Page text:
According to the United Nations Convention to Combat Desertification (UNCCD), 12 million hectares of productive land become barren every year due to desertification and drought alone representing a loss of production of 20 million tons of grain.
Not only is this an economic blow to almost 80 percent of the world’s poor people who rely on agriculture for their livelihoods, but hunger levels are also already rising globally.
Such challenges will only be compounded as we must increased food production by 70 percent by 2050 in order to feed the entire world population.
The need for sustainable, climate-smart agriculture is thus clear.
One practice that is gaining momentum is the development of improved, resilient crop varieties which help ensure both food and economic security.
“In light of changing rainfall patterns where the old varieties which are drought-susceptible can no longer be produced under drought conditions, the new varieties which are developed for resilience have made a complete difference by bringing more beans on the table for food security as well as more beans for the market to bring income to the farmers,” one of Pan-Africa Bean Research Alliance (PABRA)’s bean breeders Rowland Chirwa told IPS.
Syngenta Foundation for Sustainable Agriculture’s Senior Scientific Advisor Vivienne Anthony spoke of the importance of connecting science to the realities on the ground.
“The community of scientists need to connect with the entrepreneurs and people that are investing in the future here in Africa and to work together to improve crops, create jobs, create markets and not sit back as scientists. They need to engage with the business,” she said.
From Theory to Practice
In collaboration with the University of Bern, the Syngenta Foundation has been working to improve Eragrostis tef, commonly known as teff—one of the most important cereals in Ethiopia where over 80 percent of the population live in rural areas.
The seeds have high protein levels and are much better adapted to drought conditions which is an increasingly common experience in the East African nation.
However, the teff plant produces low yields and harvests are not keeping pace with Ethiopia’s increasing population.
With modern genetics and improved farming methods, the project aims to increase yields, putting money into farmers’ pockets.
Demand and access to markets is also essential, Anthony noted.
“Designing a new variety is no different to designing anything somebody is going to buy. It involves understanding the marketplace, and who wants to grow it, use it, eat it,” she told IPS.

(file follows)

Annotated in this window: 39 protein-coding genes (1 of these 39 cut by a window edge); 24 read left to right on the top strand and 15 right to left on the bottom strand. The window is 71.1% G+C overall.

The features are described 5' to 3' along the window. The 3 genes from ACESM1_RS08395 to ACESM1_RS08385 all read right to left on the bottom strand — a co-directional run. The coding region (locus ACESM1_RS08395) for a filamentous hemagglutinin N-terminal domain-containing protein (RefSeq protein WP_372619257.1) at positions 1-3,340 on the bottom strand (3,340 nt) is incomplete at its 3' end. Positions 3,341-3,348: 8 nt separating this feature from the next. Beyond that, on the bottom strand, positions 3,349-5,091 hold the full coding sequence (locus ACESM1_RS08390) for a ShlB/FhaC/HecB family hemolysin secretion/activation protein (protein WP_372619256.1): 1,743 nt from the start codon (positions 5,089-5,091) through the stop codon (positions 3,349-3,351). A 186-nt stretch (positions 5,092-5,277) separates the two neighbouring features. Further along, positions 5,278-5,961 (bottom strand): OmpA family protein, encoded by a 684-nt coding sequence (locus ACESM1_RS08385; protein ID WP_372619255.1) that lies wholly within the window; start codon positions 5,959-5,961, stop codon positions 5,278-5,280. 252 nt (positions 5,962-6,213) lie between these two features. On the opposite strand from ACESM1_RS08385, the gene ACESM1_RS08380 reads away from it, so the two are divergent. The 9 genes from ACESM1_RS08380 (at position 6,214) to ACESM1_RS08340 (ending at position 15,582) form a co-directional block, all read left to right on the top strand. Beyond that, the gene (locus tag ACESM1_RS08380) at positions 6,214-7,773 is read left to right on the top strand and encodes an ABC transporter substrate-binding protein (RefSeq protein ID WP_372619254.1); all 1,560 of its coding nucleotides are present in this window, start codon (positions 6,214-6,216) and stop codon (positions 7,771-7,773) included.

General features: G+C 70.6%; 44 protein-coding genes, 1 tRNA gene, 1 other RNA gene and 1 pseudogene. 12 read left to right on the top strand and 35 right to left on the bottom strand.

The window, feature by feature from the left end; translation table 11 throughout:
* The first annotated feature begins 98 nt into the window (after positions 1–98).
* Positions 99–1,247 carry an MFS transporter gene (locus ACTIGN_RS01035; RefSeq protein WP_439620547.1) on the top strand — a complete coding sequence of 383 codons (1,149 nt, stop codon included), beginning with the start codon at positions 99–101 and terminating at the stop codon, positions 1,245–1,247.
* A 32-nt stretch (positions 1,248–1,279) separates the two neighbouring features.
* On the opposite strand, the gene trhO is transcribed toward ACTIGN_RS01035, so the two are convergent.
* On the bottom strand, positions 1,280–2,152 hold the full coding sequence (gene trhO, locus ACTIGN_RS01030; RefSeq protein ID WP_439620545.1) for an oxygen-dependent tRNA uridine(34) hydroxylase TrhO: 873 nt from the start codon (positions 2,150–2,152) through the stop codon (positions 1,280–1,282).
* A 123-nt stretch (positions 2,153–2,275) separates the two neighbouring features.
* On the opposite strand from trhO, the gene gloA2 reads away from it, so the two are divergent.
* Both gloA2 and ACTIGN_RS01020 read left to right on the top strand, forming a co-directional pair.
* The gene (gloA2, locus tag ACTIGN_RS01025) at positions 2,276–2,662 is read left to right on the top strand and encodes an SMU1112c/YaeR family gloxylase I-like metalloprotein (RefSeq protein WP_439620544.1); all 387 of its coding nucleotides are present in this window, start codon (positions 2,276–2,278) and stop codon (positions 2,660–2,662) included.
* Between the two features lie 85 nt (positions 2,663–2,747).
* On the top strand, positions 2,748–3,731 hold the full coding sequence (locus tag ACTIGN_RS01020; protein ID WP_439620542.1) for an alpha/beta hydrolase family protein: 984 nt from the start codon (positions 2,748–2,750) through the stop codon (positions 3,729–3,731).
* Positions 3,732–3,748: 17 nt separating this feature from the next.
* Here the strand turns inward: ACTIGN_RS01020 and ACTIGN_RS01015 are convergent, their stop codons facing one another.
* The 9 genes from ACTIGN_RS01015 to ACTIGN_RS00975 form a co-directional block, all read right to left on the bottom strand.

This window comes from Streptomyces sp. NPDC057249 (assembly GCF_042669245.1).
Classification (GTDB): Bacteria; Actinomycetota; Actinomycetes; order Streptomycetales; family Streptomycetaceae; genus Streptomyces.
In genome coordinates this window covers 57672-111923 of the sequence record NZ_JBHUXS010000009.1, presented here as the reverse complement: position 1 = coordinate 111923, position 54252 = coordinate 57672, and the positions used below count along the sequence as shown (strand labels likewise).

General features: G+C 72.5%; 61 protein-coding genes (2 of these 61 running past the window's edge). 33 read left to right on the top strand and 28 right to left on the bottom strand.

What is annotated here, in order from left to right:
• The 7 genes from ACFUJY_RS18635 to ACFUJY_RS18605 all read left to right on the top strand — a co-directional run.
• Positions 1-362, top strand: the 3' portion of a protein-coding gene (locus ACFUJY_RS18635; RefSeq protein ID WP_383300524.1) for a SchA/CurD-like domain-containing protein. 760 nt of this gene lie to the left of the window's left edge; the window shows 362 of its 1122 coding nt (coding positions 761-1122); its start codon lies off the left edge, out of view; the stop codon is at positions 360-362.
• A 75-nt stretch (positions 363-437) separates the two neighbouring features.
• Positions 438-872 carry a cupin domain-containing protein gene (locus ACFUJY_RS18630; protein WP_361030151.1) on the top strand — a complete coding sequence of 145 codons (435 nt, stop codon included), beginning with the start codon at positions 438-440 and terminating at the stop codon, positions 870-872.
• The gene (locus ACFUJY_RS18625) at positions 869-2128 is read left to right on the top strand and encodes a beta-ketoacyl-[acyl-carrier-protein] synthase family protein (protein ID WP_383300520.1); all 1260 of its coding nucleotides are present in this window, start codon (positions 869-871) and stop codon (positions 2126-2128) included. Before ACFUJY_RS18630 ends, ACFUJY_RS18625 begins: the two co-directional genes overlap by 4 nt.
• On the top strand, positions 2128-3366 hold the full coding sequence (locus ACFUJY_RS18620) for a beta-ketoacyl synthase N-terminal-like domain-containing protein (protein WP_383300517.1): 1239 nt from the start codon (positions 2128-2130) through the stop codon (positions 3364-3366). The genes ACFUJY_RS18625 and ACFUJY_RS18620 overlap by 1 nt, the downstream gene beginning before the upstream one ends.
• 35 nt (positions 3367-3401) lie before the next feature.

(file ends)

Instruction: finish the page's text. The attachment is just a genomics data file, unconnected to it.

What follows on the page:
“The way to address some of the problems and challenges of agricultural sustainability in Africa is about encouraging markets to flourish that drive opportunity, innovation and entrepreneurship. We fundamentally believe in market-based approaches as a way of trying to meet the Sustainable Goals, finding a business rationale where everybody wins and it keeps going,” Anthony added.
Similarly, PABRA is a consortium of 30 bean-producing countries in Africa and its improved bean varieties has helped transition the legume from a subsistence crop to a modern commodity.
Beans are among the most consumed and widely grown legume in Africa, taking up over 6 million hectares of land. Eastern Africa sees the highest consumption of beans with people eating as much as 50-60 kilograms every year.
However, one study found that without any adaptation strategies, the yields and nutritional value of common beans will dramatically decline by 2050.
“We have been following more of a preemptive breeding approach where we know the climate is changing and at the same time the needs of the people we are trying to provide products with are also changing,” bean breeder Clare Mugisha Mukankusi told IPS.
Chirwa echoed similar sentiments, stating: “We look at regionally in Africa and see which are the major market classes we can focus on and look at the capacity of our national partners…and develop varieties that are responsive to the environmental needs, human consumption needs, and market demand needs using a Demand Led Breeding (DLB) approach.”
In Rwanda, improved bean varieties increased yields by 53 percent and household revenue by 50 dollars. Without the improved beans, 16 percent more households would have been food-insecure, PABRA found.
The International Center for Tropical Agriculture (CIAT), which coordinates PABRA, also helped develop drought-resistant beans which were provided to South Sudanese refugees in order to reduce their reliance on food aid and increase self-sufficiency.
From Sustainable Farms to Table
In addition to designing nutritional legumes that are heat-tolerant and disease-resistant, Mukankusi also highlighted the need to address the entire value chain to ensure there is productivity at the farm level.
This means promoting sustainable crop management practices such as intercropping, which involves growing two or more crops alongside each other, and crop rotation which can help increase soil fertility.
Anthony pointed to the importance of education in demand-led approaches and the business of plant breeding as the Syngenta Foundation in partnership with the Australian Centre for International Agriculture and the Crawford Fund work closely with African Centre for Crop Improvement in Ghana, South Africa, Kenya and Uganda so that local scientists can take the lead.
“Now we have a community of breeders who are trying to do this to really make an impact,” she said.
In light of environmental challenges, the world has already started to see a shift in consumption patterns as plant-based foods gain popularity. Crop breeding may therefore be more essential than ever.
“If we are going to sustain the supply, we cannot sit back but we have to keep pace with the changes. The breeding has to be there and responsive to current and future demands,” Chirwa said.